Mind the record trade gap
Appetite for imports, even with strong export growth, may pose long-term risk to economy; heading for a $1 trillion deficit?
NEW YORK (CNN/Money) - The nation's trade deficit soared 18 percent to nearly three-quarters of a trillion dollars last year -- the ninth record in the last 10 years -- fueling a growing debate over the risks to the U.S. economy, and American workers, posed by imported goods.
The December report from the Commerce Department brought the full-year trade gap up to $725.8 billion from the previous record of $617.6 billion set in 2004, as U.S. consumers' appetite for oil, imported cars and cheaper consumer goods produced overseas showed no signs of flagging.
That gap works out to an average of $2,448 per U.S. resident, up from $2,103 per capita in 2004.
"It's not just China, it's not just oil," said Jay Bryson, an international economist with Wachovia. "We spend more than we produce, end of story."
The report showed U.S. imports outstripped exports by $65.7 billion in December, the third largest monthly gap on record. That was up from the revised $64.7 billion in November and bigger than the forecast of $64.8 billion from economists surveyed by Briefing.com.
So far the growing trade gap hasn't caused an economic crisis, partly because foreign investors have continued to buy U.S. assets such as government debt, essentially financing the growing trade gap.
"Sooner or later, foreigners will stop financing the deficit. But at this point they show no signs of slowing down," said Bryson. "If there were trade barriers that caused Americans to buy significantly less imports, production here would go up a little, but the thing that would take the brunt of the reduction is that our spending would go down as prices went up. We would have less of everything."
But University of Maryland Professor Peter Morici argued in a note Friday that the trade gap is hurting American workers more than they are being helped by lower prices.
"Were the trade deficit cut in half, GDP would increase by nearly $300 billion, or about $2,000 for every working American," he said. "Workers' wages would not be lagging inflation, and ordinary working Americans would more easily find jobs paying good wages and offering decent benefits."
Morici also argued that the growing trade gap poses a long-term threat to U.S. competitiveness, companies and workers.
"By shifting employment away from trade-competing industries, the trade deficit reduces U.S. investments in new methods and products, and skilled labor," he said.
Larger trade gaps still lay ahead
If the trade gap grows at the same pace in 2006 and 2007, it will top $1 trillion annually by the end of next year. And an 18 percent growth rate is not out of the realm of possibility; the gap has seen an average 19 percent growth rate since 2002 and nearly 25 percent annual growth rate over the last decade.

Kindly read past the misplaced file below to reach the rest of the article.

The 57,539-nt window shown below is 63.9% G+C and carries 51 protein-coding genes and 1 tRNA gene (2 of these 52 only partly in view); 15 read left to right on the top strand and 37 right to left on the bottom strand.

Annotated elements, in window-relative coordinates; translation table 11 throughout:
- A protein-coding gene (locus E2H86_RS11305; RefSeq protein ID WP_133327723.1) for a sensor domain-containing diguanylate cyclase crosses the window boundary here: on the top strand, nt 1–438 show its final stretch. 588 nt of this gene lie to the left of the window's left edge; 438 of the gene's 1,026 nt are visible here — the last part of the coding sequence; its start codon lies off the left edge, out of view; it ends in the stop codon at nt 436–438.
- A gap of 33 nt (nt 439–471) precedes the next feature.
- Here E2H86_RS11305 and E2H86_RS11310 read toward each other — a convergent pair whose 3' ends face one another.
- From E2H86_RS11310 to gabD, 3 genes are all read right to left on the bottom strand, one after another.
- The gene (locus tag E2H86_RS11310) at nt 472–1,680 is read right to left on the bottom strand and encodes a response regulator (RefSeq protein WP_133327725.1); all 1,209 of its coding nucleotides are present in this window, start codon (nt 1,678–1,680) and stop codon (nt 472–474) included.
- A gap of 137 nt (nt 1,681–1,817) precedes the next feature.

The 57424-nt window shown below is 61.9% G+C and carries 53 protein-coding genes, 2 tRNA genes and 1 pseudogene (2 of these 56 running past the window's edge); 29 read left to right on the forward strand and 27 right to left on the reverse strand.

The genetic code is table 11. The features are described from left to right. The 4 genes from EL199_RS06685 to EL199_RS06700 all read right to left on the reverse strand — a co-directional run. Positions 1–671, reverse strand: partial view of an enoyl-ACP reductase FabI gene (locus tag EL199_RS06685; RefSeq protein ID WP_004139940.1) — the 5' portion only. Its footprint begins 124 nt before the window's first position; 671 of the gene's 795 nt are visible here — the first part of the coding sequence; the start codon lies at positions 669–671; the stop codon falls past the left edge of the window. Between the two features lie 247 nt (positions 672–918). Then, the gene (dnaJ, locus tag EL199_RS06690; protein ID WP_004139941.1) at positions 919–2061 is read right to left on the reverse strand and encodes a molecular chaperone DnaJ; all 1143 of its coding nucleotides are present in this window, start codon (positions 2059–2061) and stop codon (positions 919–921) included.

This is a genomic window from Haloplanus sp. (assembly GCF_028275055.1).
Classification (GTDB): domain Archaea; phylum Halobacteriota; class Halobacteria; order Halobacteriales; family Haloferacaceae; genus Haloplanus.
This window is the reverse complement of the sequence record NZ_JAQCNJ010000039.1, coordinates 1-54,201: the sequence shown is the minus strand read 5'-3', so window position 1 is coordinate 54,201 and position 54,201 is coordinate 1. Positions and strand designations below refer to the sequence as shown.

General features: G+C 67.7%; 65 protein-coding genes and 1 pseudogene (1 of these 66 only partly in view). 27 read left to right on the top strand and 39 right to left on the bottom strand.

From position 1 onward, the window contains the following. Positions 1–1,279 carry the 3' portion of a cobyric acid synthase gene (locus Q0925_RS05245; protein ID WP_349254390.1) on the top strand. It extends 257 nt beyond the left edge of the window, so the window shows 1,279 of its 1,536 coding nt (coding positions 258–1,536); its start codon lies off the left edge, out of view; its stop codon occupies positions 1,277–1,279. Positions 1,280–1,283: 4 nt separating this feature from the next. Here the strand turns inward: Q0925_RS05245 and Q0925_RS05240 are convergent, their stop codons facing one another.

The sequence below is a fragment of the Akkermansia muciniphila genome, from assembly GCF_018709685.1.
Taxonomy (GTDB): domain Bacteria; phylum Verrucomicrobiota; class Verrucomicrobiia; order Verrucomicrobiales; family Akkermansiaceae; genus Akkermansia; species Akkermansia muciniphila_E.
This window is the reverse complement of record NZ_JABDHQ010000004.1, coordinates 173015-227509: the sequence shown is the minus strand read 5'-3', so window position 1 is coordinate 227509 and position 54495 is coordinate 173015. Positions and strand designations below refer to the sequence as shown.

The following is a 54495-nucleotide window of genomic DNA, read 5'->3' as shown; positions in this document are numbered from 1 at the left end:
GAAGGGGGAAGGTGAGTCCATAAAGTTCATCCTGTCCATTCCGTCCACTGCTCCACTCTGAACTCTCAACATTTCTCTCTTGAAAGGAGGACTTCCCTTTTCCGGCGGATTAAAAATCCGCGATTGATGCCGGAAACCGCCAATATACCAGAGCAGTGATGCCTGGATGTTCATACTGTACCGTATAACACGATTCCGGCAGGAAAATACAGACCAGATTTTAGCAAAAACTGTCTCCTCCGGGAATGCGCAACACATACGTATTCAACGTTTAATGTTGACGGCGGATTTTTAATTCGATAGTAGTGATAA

As recently as 1995 the trade gap was under the $100 billion mark, but it has set new records nine times in the last 10 years.
The rise in the gap came even as the nation's exports were strong in December. The report showed both a monthly and annual record. Exports grew by $2.3 billion to $111.5 billion in the month, bringing the value of exports for the year to $1.3 trillion, a 10 percent gain.
But imports grew even more, rising $3.3 billion to $177.2 billion for the month. For the year imports grew about 13 percent to just under $2 trillion.
And the trade gap is almost certain to grow further. Because imports now outpace exports by such a large amount, exports would have to grow 57 percent faster just to keep the trade gap unchanged.
"It's very easy to get the trade gap to narrow, have a recession in the United States to cut spending here," said Bryson. "But I don't think anyone wants that to happen."
The trade gap with China was by far the largest with any trading partner, soaring 24 percent to $201.6 billion, or more than a quarter of the overall gap.
The U.S.-Japan trade imbalance was the nation's second largest at $75.6 billion, although the European Union would be No. 2 if counted as a single trading partner, with its exports here outstripping its U.S. imports by $109.3 billion. The U.S. gap with Canada was $66.5 billion, just behind Japan.
By comparison, the U.S. had a positive trade balance with only six countries identified in the report, with the Netherlands having the largest U.S. trade gap of its own at $11.8 billion for the year.
Oil and petroleum products accounted for a $229.2 billion gap during the year, up 40 percent for the year. Much of the increase was caused by the average price of a barrel of imported oil rising about 36 percent during the year to $46.78. Oil accounted for about 31 percent of the overall deficit, up from 26 percent of the smaller 2004 trade deficit.
But even without any oil imports, the trade gap would have about a half-trillion dollars in 2005, large enough to have been a record as recently as 2003. And oil was not the only product that produced a trade gap.
Imported consumer goods topped the value of those exports by $291.5 billion, even more than the gap caused by oil. But the gap between imports and exports of those goods grew at a far more modest 8 percent. The trade deficit for autos and auto parts edged up 2 percent to $142.2 billion for the full year.
There were some areas where the United States is a net exporter. Service sector exports grew 10 percent to $378.6 billion, outstripping services purchased from foreign providers by $56 billion. The exports of civilian aircraft, engines and parts outstripped imports of those goods by $34.6 billion in the year. Both those positive trade gaps grew compared to 2004.
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